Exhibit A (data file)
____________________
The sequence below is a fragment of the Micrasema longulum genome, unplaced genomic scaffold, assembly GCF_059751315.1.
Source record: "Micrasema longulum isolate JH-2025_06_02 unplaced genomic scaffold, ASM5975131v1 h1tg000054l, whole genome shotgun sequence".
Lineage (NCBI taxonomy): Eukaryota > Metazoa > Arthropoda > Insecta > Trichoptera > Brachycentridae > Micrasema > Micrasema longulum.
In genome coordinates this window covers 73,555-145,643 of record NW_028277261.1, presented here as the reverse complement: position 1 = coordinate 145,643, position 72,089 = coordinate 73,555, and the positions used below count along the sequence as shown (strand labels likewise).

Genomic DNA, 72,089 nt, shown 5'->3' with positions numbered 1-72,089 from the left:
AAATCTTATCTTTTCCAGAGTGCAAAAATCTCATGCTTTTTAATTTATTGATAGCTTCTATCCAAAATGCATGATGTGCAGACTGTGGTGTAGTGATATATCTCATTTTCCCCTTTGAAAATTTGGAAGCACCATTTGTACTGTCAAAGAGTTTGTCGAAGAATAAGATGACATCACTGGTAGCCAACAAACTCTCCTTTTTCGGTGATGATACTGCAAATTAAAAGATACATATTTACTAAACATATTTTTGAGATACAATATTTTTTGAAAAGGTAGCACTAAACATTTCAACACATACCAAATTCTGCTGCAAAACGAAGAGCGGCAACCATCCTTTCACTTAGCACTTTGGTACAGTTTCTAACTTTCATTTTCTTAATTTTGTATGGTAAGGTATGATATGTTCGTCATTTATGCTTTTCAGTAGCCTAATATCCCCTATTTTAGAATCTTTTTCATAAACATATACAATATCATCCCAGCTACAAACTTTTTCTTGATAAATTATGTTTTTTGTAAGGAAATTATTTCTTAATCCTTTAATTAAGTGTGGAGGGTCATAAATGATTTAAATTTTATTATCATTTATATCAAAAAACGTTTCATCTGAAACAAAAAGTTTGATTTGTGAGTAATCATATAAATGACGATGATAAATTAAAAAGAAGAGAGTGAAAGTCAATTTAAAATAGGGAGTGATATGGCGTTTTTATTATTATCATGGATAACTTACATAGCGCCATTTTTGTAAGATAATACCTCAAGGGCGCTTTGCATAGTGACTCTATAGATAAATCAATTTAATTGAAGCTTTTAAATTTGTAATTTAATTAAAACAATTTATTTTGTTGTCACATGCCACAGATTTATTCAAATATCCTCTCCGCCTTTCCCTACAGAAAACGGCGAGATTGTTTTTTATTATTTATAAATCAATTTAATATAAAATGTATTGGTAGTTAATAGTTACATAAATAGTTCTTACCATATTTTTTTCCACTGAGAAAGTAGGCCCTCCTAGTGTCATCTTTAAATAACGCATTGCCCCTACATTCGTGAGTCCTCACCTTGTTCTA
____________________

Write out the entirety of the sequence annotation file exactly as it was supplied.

The sequence below is a fragment of the Micrasema longulum genome, unplaced genomic scaffold, assembly GCF_059751315.1.
Source record: "Micrasema longulum isolate JH-2025_06_02 unplaced genomic scaffold, ASM5975131v1 h1tg000054l, whole genome shotgun sequence".
Lineage (NCBI taxonomy): Eukaryota > Metazoa > Arthropoda > Insecta > Trichoptera > Brachycentridae > Micrasema > Micrasema longulum.
In genome coordinates this window covers 73,555-145,643 of record NW_028277261.1, presented here as the reverse complement: position 1 = coordinate 145,643, position 72,089 = coordinate 73,555, and the positions used below count along the sequence as shown (strand labels likewise).

Genomic DNA, 72,089 nt, shown 5'->3' with positions numbered 1-72,089 from the left:
AAATCTTATCTTTTCCAGAGTGCAAAAATCTCATGCTTTTTAATTTATTGATAGCTTCTATCCAAAATGCATGATGTGCAGACTGTGGTGTAGTGATATATCTCATTTTCCCCTTTGAAAATTTGGAAGCACCATTTGTACTGTCAAAGAGTTTGTCGAAGAATAAGATGACATCACTGGTAGCCAACAAACTCTCCTTTTTCGGTGATGATACTGCAAATTAAAAGATACATATTTACTAAACATATTTTTGAGATACAATATTTTTTGAAAAGGTAGCACTAAACATTTCAACACATACCAAATTCTGCTGCAAAACGAAGAGCGGCAACCATCCTTTCACTTAGCACTTTGGTACAGTTTCTAACTTTCATTTTCTTAATTTTGTATGGTAAGGTATGATATGTTCGTCATTTATGCTTTTCAGTAGCCTAATATCCCCTATTTTAGAATCTTTTTCATAAACATATACAATATCATCCCAGCTACAAACTTTTTCTTGATAAATTATGTTTTTTGTAAGGAAATTATTTCTTAATCCTTTAATTAAGTGTGGAGGGTCATAAATGATTTAAATTTTATTATCATTTATATCAAAAAACGTTTCATCTGAAACAAAAAGTTTGATTTGTGAGTAATCATATAAATGACGATGATAAATTAAAAAGAAGAGAGTGAAAGTCAATTTAAAATAGGGAGTGATATGGCGTTTTTATTATTATCATGGATAACTTACATAGCGCCATTTTTGTAAGATAATACCTCAAGGGCGCTTTGCATAGTGACTCTATAGATAAATCAATTTAATTGAAGCTTTTAAATTTGTAATTTAATTAAAACAATTTATTTTGTTGTCACATGCCACAGATTTATTCAAATATCCTCTCCGCCTTTCCCTACAGAAAACGGCGAGATTGTTTTTTATTATTTATAAATCAATTTAATATAAAATGTATTGGTAGTTAATAGTTACATAAATAGTTCTTACCATATTTTTTTCCACTGAGAAAGTAGGCCCTCCTAGTGTCATCTTTAAATAACGCATTGCCCCTACATTCGTGAGTCCTCACCTTGTTCTA